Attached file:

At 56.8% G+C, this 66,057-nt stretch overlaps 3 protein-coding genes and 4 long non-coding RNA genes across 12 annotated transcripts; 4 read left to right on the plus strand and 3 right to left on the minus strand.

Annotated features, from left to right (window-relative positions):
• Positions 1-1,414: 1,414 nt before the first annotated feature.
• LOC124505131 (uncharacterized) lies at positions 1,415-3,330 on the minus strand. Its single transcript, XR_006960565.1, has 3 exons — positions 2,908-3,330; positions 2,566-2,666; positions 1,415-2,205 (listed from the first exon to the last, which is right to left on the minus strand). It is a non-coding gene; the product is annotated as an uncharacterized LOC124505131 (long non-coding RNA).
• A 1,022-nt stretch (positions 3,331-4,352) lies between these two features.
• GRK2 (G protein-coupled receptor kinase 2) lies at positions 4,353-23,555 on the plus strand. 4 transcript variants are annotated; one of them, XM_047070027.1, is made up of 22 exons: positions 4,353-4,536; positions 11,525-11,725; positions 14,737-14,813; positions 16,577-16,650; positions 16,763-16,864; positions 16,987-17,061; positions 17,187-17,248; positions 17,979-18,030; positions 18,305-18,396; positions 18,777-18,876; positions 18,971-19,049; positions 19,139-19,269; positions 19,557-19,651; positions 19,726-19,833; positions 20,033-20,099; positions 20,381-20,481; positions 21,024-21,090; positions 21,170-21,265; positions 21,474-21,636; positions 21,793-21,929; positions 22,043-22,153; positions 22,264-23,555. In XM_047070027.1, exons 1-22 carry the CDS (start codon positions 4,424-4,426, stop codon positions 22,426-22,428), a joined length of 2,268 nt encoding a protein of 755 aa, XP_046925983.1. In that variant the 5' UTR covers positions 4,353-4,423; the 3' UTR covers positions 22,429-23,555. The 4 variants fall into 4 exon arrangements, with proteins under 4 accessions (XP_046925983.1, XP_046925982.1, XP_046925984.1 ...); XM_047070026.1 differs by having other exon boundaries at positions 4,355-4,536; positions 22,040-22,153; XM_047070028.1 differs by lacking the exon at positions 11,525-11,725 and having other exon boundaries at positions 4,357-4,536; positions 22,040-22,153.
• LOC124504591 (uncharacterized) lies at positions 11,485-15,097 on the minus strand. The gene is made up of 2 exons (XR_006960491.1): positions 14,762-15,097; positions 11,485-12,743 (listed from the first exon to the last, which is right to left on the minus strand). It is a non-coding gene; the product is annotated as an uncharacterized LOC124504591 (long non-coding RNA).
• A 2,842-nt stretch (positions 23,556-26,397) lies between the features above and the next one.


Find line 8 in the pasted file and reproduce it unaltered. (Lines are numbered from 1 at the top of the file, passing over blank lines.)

• A 2,842-nt stretch (positions 23,556-26,397) lies between the features above and the next one.